Sunbelt W2Knews Electronic Newsletter
The secret of those "who always seem to know" - Over 500,000 Readers!
Thu, Jul 19, 2001 (Vol. 6, #53 - Issue #288)
New MS Certs
This issue of W2Knews contains:
- EDITORS CORNER
- TECH BRIEFING
- New Web Attacks May Be New Malicious IIS Worm
- Rebuilding WXP Machines and WPA
- NT/2000 RELATED NEWS
- MS Drops Java Support for WXP
- New MS Certs for Admin's and Developers in 2002
- Price Changes for MS Operating Systems
- NT/2000 THIRD PARTY NEWS
- Can't Login? Lost The Administrator Password?!
- Need To Plan, Monitor and Report On Active Directory Change?
- W2Knews 'FAVE' LINKS
- This Week's Links We Like. Tips, Hints And Fun Stuff
- PRODUCT OF THE WEEK
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NT 5.1 Workstation
I just received Mark Minasi's newsletter, and he started one article
with: "As you probably know, on October 25 Microsoft will ship "NT 5.1
Workstation" under the name "Windows XP Professional" and "Windows XP
Home." I had a good chuckle, because that's a funny but very accurate
positioning. Just the next version of NT, but again rebranded. We
started commercially with NT 3.51, then NT4.0, then W2K and now it's
WXP. But the kernel is still Dave Cutler's good 'ol NT core. Oh well,
I guess the marketing guys need to make a living too.
Reminder! The 2001 Target Awards are here. Again, as in 1999 and 2000,
we have (now even more) categories where you can vote for your fave
tools. This time we included Best and Worst Tech Support. This is
going to be interesting, and just like last year you can see the
current results right after voting. Here is the link. VOTE NOW!
(email me with feedback: [email protected])
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New Web Attacks May Be New Malicious IIS Worm
This is an advisory about a new Internet worm. It looks like this
critter is in the wild, and potentially already has infected thousands
IIS sites. Since last week, this "nasty" has been roaming the Net and
with an evil grin been compromising unpatched Internet Information
Server (IIS) boxes.
Some of the security experts that did an autopsy on one of these worms
said it exploits the very buffer overflow in IIS that was discovered by
eEye Digital Security that I told you about in issue #281, June 25-th.
In that same issue I told you about the fix that MS has provided.
Marc Maiffret, chief hacking officer for eEye visited the Sunbelt office
last week, and told me it's a self-propagating worm designed to scan the
Net for IIS machines vulnerable to the ".ida attack". Then it automatically
defaces the site's homepage. You'll see this in red letters: "Welcome to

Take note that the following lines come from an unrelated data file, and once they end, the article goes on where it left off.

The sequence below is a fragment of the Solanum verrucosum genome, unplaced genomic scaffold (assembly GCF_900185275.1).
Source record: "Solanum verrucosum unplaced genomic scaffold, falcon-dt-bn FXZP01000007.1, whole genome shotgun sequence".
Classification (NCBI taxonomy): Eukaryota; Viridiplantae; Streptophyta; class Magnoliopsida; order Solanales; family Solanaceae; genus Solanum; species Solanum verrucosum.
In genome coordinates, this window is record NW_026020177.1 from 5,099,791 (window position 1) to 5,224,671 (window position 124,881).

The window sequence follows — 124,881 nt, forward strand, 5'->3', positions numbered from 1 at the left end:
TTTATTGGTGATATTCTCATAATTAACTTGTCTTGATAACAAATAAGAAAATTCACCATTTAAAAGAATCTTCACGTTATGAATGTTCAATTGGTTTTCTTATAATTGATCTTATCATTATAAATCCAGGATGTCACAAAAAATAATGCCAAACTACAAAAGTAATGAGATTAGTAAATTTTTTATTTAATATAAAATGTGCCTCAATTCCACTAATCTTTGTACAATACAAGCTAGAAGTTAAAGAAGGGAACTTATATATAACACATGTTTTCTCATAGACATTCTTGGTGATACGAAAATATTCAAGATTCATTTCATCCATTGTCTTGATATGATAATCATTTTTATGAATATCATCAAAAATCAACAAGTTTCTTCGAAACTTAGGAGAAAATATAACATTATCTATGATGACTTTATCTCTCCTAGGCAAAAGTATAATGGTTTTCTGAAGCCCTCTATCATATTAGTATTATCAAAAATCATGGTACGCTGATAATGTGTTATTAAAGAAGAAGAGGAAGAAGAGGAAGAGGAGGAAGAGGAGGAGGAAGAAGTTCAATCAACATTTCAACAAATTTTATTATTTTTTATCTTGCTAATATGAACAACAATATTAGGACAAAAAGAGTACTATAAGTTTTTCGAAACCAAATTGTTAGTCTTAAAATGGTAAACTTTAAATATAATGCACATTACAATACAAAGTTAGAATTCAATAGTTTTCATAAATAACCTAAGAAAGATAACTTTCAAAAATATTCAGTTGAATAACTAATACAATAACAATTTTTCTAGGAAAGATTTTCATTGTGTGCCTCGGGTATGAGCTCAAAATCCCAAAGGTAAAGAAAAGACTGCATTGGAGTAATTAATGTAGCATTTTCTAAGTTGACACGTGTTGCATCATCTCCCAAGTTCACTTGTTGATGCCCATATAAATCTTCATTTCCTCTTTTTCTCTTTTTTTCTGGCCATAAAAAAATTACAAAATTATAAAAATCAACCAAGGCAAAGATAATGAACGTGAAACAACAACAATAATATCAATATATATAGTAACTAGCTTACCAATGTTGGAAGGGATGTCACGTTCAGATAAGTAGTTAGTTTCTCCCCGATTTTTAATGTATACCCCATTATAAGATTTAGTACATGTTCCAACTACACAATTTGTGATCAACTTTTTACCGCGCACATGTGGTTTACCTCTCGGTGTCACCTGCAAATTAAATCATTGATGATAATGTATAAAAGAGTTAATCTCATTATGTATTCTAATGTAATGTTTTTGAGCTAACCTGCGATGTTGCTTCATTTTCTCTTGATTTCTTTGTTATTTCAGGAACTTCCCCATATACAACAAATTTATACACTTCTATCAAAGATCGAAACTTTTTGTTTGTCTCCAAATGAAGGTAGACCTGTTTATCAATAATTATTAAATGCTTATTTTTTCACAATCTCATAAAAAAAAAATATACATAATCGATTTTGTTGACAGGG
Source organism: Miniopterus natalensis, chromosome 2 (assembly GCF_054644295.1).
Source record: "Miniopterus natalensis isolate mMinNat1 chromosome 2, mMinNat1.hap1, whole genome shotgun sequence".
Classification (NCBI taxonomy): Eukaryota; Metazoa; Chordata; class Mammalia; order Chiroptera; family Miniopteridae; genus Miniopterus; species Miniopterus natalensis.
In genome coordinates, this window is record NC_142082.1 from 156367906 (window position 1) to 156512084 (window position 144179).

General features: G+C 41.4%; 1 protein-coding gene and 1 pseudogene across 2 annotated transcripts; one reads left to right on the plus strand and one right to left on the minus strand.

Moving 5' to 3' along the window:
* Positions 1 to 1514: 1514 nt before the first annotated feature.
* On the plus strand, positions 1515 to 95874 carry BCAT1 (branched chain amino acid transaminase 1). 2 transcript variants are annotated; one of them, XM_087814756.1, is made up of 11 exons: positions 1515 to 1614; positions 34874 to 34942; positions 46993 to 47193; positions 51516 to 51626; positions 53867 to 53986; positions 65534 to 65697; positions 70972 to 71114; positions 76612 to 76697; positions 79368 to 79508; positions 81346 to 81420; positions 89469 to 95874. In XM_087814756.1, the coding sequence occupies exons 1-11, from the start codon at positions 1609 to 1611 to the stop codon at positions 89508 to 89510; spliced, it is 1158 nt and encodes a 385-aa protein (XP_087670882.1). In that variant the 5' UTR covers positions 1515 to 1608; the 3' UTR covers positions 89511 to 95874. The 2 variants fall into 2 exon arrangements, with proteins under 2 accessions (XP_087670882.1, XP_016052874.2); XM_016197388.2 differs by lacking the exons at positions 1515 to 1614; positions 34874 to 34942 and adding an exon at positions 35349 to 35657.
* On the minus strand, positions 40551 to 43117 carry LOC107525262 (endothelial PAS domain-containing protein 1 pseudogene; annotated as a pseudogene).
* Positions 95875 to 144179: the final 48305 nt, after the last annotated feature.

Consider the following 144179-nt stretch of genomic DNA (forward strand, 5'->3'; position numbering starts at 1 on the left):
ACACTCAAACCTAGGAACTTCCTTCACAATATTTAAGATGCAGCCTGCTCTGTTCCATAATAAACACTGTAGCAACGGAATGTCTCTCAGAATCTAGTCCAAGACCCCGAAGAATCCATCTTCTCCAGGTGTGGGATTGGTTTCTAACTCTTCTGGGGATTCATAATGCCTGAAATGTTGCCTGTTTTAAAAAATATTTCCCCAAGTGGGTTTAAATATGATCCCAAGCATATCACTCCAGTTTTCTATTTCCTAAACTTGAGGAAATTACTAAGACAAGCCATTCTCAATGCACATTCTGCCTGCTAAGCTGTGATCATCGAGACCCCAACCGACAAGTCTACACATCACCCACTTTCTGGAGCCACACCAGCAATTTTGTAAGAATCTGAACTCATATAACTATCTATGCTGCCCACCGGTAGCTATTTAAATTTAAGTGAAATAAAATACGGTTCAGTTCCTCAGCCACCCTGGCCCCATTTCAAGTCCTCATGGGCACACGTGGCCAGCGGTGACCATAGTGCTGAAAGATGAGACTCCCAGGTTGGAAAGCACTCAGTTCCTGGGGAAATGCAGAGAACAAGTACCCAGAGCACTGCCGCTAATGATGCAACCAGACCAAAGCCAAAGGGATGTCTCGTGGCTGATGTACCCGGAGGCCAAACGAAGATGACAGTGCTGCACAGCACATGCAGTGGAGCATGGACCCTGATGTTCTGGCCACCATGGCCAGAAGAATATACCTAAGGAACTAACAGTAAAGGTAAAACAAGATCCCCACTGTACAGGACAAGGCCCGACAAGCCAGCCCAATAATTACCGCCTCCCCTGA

http://www.worm.com! Hacked By Chinese!" And after infecting your system, it scans the Net randomly for other IIS boxes that are unpatched.
Some event logs on these machines also show that the worm may be trying
to create a backdoor on your webserver, and tries to contact www.worm.com,
but what it does there is still uncertain. It may just be a smokescreen
the worm throws up. The owner of worm.com has nothing to do with it he
said. Microsoft's bulletin on the ida vulnerability is here:
Here is the link to the full NewsBytes article:
And if you want to protect your IIS-boxes against all these kinds of
attacks in one fell swoop, I suggest you check out this new category
"application firewall" tool. It's called SecureIIS and just $500 a pop.
Rebuilding WXP Machines and WPA
"If you have students that practice WXP installations on their training
machines, they will have to call or connect to the internet to get WXP
reactivated every time they reinstall and reformat (as is usually
recommended for a clean installation). Could be quite a painful
experience. I suppose going over the internet might be palatable once
you get everything configured and are still within the 30 day grace
period, but I see snags in these kinds of environments".
-- Contributed by Rich Orchard.
And here are some quotes from MS Faqs to illustrate the issue, that I
believe is a fait accompli. MS is not going to budge on the Windows
Product Activation (WPA) issue.
If your company has some kind of Microsoft volume license agreement,
and I would think that a lot of you are indeed in this category, then
the copies of WXP you will get from MS will not have this 'potential
headache' feature. But the new licensing models are mind numbing. More
about that in a coming issue. Here is MS's site on why/how they want
to combat "casual piracy".
- If a reinstallation of the software is needed, is reactivation required?
Not always. If the same version of the software is reinstalled on the same
machine and the hard disk is not reformatted prior to reinstalling, the
software will remain activated. Reactivation will be required if the hard
disk is reformatted and the software is reinstalled. This is because the
software's activation status is stored on the hard drive and reformatting
the hard drive erases that status.
- If I reformat my hard disk, is reactivation required?
If the hard disk is reformatted and the software is reinstalled,
reactivation will be required. The same grace periods for activation apply
in this situation. Reactivation on the same PC can be completed as many
times as required. The activation can be completed via telephone or